Rosalie Watkins

I have had opportunities I would never otherwise have had with Fine Art Commissions, and find it inspiring seeing the variety of styles they represent as it reminds me to keep exploring.

Rosalie Watkins

I have had opportunities I would never otherwise have had with Fine Art Commissions, and find it inspiring seeing the variety of styles they represent as it reminds me to keep exploring.

Rosalie Watkins

Watkins is a gifted artist who feels at ease with her style. Her portrait of Alison Steadman employs loose passages of paint to create the sensation of a passing gaze. We look at the sitter side on, though not in a formal pose, which contributes to the informality of the painting, ensuring that the academic aspect of her style does not compromise the portrait’s freshness.

Kate Bryan, Head of Contemporary at Fine Art Society & Judge on Sky Arts Portrait of the Year Competition

About Rosalie Watkins

D.O.B 15/08/1984

Rosalie was winner of the 2016 Michael Harding Award and in December 2014 she was selected for the Royal Institute of Oil Painters’ Annual Exhibition, and was awarded the L. Cornelissen & Son as well as third prize for the Winsor and Newton Young Artist Award. She was also first prize winner of the Art Event Evening.

Earlier in 2017, Rosalie was commissioned to paint the portrait of HM Sultan Nazrin Muizzuddin Shah, a benefactor of Worcester College, Oxford. The painting was unveiled by HRH The Duchess of Cornwall during an official ceremony at the University. As a result of the success of the portrait, the Sultan commissioned Rosalie to paint a second portrait for his private collection.

In June 2013 Rosalie was one of three finalists in the London heat of the Sky Arts Portrait Artist of The Year Competition. Out of 2,000 applicants, Rosalie was one of twenty artists invited for the second round of the competition, which was to paint a portrait during a live, public sitting in Trafalgar Square. The live sitting was filmed and broadcasted on the programme ‘Sky Arts Portrait Artist of The Year’ throughout November 2013. The competitors were asked to paint a famous personality in only a few hours, in Rosalie’s case, the model was Gavin and Stacey actress Alison Steadman, who chose to keep her portrait. The portrait earned high praise from the judges on the programme, renowned portrait painter Thai Shan Schierenberg commented ‘The likeness is extraordinary...she knows what she’s doing’. She has subsequently received multiple commissions, including one from a collector in Australia.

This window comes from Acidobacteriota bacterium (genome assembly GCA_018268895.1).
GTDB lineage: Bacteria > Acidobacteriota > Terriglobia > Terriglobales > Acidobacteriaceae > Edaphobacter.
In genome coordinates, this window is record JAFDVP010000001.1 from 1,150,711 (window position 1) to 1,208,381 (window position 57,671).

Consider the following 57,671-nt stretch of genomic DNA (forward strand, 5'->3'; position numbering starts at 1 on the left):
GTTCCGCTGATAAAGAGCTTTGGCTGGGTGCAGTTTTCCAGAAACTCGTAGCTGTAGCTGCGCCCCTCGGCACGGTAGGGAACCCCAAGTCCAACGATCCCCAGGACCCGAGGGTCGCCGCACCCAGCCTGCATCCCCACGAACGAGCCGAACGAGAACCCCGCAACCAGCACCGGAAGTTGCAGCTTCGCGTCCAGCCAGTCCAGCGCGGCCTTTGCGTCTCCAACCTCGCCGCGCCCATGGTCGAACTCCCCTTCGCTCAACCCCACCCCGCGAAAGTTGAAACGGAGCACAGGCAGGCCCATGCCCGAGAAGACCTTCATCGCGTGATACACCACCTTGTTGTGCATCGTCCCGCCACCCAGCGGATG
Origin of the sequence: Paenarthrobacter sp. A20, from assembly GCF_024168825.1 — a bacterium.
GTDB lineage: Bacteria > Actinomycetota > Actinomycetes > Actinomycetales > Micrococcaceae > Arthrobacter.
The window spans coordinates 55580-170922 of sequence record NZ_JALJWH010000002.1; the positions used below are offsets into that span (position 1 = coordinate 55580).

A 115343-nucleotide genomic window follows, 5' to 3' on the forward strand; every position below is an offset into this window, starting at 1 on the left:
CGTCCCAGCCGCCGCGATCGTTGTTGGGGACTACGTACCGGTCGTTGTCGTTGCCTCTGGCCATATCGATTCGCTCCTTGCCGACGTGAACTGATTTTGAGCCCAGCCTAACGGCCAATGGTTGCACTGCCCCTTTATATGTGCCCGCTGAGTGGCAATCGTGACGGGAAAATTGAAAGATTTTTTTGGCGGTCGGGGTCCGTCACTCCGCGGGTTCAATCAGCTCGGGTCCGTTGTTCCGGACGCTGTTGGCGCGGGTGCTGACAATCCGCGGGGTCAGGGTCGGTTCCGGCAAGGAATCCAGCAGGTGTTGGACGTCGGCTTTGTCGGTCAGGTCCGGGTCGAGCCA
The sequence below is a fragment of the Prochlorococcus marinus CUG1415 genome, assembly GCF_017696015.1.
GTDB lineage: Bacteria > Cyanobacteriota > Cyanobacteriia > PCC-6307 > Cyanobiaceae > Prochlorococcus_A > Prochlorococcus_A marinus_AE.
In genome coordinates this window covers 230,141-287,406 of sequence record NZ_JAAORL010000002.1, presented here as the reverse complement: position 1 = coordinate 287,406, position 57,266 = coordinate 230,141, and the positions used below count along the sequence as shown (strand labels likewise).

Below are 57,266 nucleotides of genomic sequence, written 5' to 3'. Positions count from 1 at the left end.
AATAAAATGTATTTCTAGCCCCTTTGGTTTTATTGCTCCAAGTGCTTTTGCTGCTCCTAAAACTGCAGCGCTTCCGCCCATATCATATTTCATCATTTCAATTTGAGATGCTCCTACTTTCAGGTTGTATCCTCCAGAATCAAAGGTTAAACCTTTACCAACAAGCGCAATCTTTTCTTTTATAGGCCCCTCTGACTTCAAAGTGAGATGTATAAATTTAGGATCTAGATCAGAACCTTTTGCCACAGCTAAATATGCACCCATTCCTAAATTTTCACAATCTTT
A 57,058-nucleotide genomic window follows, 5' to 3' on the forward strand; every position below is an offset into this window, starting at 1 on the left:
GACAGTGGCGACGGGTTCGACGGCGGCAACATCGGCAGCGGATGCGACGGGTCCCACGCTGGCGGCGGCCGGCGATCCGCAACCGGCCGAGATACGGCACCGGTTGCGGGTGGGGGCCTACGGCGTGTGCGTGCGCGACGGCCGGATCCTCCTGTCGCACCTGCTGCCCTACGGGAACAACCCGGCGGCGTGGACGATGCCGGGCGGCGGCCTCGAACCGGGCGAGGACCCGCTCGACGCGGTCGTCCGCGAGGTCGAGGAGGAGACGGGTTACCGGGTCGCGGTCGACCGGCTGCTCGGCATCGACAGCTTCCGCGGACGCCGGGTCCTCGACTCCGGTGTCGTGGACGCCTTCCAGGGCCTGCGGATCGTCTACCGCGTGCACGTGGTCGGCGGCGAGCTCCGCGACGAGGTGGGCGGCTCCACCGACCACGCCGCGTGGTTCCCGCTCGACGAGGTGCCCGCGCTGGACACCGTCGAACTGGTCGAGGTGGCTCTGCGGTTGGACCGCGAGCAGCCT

On the back of the Sky Arts Awards, Rosalie has since been commissioned by an Australian collector to paint a portrait of her son.

In 2009 she visited Israel and the West Bank, creating a body of work exhibited at an event held by the Welfare Association in 2010. She has maintained her association with charitable organisations and collaborated with the Human Trafficking Foundation for their exhibition on Modern Day Slavery, producing a series of portraits depicting victims of human trafficking which were exhibited at the House of Lords in 2011. Other recent projects include painting former Poet Laureate for Canterbury Patience Agbabi, which is currently hanging in the Seamus Heaney Library in the Bloomsbury Hotel, and being resident artist with the Saxony State Ballet in Dresden studying anatomy.

Rosalie spent five years studying Fine Art at the Lavender Hill Studios in Battersea. After her first year, Rosalie was then invited to teach at the school as well as continue developing her own work. She continues to teach the school’s foundation course and figure drawing classes.

I have commissioned Rosalie twice to paint head and shoulder oil portraits of my respective daughters-in-law as wedding presents for my sons on their marriages. Rosalie was chosen for several reasons: I liked her style of painting thinking that it possesses an honesty and vibrancy for contemporary portraits of young people today. Her artistic skill is manifest, drawing as it does from traditional drawing practice with a sensitive and subtle sense of colour for the subjects and keen appreciation of their characters. It was important that both young women should form a relaxed relationship with Rosalie which, given Rosalie’s warmth of character, proved to be the case. Both my daughters-in-law said how much they had enjoyed their sittings. Having seen some of Rosalie’s other portraits of more mature sitters, my opinion is that she shows the same sensitivity and accuracy as she has with my daughters-in-law with a fine sense of composition for the larger canvasses.

T. Kennard, 2018

Selected Collections and Commissions

The majority of my work is done from life at my studio in London where there is good controlled north light, although I can travel to sitters when needed. For a head and shoulders portrait I allow three sessions of around three hours with regular breaks, and for fuller pieces as much time as the sitter can give beyond that.

I find it important to have an initial meeting before starting to explore pose and composition ideas, and find out any ideas the client may have for the painting. I then do some sketches to show the client, and hopefully find a set up and composition that is fitting for the sitter, before beginning painting at the next session.

The first session tends to be finding shapes in transparent paint, with some initial colour, this is then developed and more information added in the following sittings. I like to work with the paint still wet, so get the sittings as close together as possible.

Rosalie Watkins

If you would like to commission Rosalie or would like to be sent a Portfolio of her Recent Commissions along with a Price List please e-mail or call the Gallery on 020 7839 2792